By James Kite
The best players from the Women’s Brisbane Premier competition assembled yesterday at Ballymore to get a run down on what they needed to do regarding their aspirations to represent their State. The information they would receive at this meeting was not only shocking but also another display of the Queensland Rugby Union’s true and utter failure to adequately cater for women’s 15’s rugby in Queensland over the last couple of years.
Before we can elaborate on the farcical terms provided yesterday evening, to be able to totally appreciate last night’s debacle, we need to do a brief background.
Two weeks ago, players who had expressed an interest for selection in the State team, were sent an email outlining the payment scheme to be able to play.
The correspondence advised that if successful, they had to pay a $1000 fee by the 15th of June after the team was named on the 1st of June.
Fast forward to yesterday evening’s meeting and those in attendance were given a totally different run down. The ladies were advised the team would now be chosen this Wednesday and in order to secure their place in the team they had to pay $400 (towards a total fee of $1000) in a time frame of just two days.
The unreasonable and unexpected change in deadline effectively robbing the female aspirants a “fair go” to try and muster the required funds together. Going from an initial time frame of two and a half weeks to an unbelievable two days.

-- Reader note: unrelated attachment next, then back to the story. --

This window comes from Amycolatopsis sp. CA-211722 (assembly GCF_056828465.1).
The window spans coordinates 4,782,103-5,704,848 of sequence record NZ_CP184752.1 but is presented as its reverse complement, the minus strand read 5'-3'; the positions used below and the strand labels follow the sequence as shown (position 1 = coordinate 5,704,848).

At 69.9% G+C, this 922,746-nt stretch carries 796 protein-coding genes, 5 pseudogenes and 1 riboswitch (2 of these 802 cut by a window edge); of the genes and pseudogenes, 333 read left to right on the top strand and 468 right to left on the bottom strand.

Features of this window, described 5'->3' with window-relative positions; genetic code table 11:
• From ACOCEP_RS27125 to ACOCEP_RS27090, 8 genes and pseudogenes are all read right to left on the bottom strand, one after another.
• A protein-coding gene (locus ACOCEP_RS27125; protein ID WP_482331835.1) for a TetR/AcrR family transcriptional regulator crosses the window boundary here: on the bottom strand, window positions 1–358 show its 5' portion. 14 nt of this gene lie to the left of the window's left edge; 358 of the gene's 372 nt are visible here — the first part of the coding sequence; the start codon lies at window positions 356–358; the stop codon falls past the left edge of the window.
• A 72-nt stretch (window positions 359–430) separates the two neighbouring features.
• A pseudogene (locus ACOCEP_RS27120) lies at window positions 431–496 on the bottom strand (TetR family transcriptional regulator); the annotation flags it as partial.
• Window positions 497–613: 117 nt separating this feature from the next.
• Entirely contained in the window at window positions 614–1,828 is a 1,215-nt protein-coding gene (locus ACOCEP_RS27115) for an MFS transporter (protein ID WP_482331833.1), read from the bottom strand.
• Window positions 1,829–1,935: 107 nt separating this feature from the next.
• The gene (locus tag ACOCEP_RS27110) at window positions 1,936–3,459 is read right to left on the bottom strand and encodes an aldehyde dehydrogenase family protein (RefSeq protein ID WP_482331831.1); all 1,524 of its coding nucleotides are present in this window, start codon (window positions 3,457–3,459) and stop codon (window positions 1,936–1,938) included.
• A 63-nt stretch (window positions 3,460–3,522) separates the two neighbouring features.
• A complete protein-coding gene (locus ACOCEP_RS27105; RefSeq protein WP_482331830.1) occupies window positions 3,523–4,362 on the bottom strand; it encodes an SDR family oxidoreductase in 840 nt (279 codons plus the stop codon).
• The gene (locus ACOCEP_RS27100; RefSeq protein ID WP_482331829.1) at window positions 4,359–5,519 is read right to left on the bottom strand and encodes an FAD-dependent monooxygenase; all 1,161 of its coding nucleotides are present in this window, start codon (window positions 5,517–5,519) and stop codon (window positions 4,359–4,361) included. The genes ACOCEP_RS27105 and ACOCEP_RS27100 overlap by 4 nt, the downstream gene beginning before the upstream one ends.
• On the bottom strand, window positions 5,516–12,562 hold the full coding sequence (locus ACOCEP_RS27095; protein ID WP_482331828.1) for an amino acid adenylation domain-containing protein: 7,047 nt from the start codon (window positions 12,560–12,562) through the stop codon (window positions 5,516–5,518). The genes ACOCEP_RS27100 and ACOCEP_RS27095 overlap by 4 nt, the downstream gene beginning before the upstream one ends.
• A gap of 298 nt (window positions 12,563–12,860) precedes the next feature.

After speaking with many players present at this meeting (all who did not wish to be named for fear of not being selected) one player advised,
After pretty much being advised there were’nt any alternative payment options… The majority of the room just looked gutted.
Players further advised the QRU representative at the meeting explained that the lack of funding available was due to a variety of factors.
The main reason provided was that the ARU allegedly, only advised of the tournament going ahead after the QRU financial allocations to women’s 15’s rugby in the budget had already been completed.
The QRU continued shifting the blame on the ARU, when they further advised the organisations major focus on 7’s was based on a directive they received by the ARU to purely focus on 7’s due to the Rio Olympics.
Offering a glimmer of hope for the future, the players at the meeting were then advised that the QRU would shift more attention to the 15’s format next year by trying to secure greater sponsorship support but that it was a ‘tough’ market.
Before going into the fundamental issues of State jerseys being available for those who can pay instead of those who cannot, some serious questions have to be raised about the explanations provided by the QRU to the female aspirants and their overall commitment to women’s 15 a side rugby.
Firstly, let’s briefly unpack the QRU blaming the ARU for players having to fork out $1000 because they failed to inform them of the tournament in time for the budget.
Players from the 2013 Queensland Women’s squad advised costs to participate in the Nationals in Sydney that year was just shy of $900 in total.
Taking things such as inflation, and the higher cost of goods and services into consideration, one could argue this year’s cost is proportionately the same compared to 2 years ago.
This suggests that in 2013, just like this year, the QRU again did not adequately forecast for women’s 15 a side rugby. Which is astounding considering it was the year before the Women’s Rugby World Cup when anticipation in the 15 a side format is always high. Arewe to believe that the ARU is to blame here too?